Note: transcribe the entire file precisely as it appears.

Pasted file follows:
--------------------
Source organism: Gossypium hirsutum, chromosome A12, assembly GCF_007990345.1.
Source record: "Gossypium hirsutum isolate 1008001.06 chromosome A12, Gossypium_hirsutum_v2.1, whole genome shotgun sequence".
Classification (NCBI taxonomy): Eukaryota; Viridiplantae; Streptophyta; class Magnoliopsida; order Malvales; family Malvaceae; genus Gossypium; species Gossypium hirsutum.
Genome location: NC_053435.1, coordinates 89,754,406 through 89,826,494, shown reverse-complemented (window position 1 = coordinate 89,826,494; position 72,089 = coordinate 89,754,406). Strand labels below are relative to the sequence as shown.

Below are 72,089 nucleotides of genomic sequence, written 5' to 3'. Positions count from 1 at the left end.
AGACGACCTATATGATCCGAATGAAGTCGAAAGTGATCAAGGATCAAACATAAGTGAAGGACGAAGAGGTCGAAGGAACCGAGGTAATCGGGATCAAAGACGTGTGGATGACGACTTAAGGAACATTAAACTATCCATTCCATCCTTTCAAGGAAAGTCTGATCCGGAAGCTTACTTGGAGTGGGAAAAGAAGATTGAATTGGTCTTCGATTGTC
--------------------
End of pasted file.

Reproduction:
Source organism: Gossypium hirsutum, chromosome A12, assembly GCF_007990345.1.
Source record: "Gossypium hirsutum isolate 1008001.06 chromosome A12, Gossypium_hirsutum_v2.1, whole genome shotgun sequence".
Classification (NCBI taxonomy): Eukaryota; Viridiplantae; Streptophyta; class Magnoliopsida; order Malvales; family Malvaceae; genus Gossypium; species Gossypium hirsutum.
Genome location: NC_053435.1, coordinates 89,754,406 through 89,826,494, shown reverse-complemented (window position 1 = coordinate 89,826,494; position 72,089 = coordinate 89,754,406). Strand labels below are relative to the sequence as shown.

Below are 72,089 nucleotides of genomic sequence, written 5' to 3'. Positions count from 1 at the left end.
AGACGACCTATATGATCCGAATGAAGTCGAAAGTGATCAAGGATCAAACATAAGTGAAGGACGAAGAGGTCGAAGGAACCGAGGTAATCGGGATCAAAGACGTGTGGATGACGACTTAAGGAACATTAAACTATCCATTCCATCCTTTCAAGGAAAGTCTGATCCGGAAGCTTACTTGGAGTGGGAAAAGAAGATTGAATTGGTCTTCGATTGTC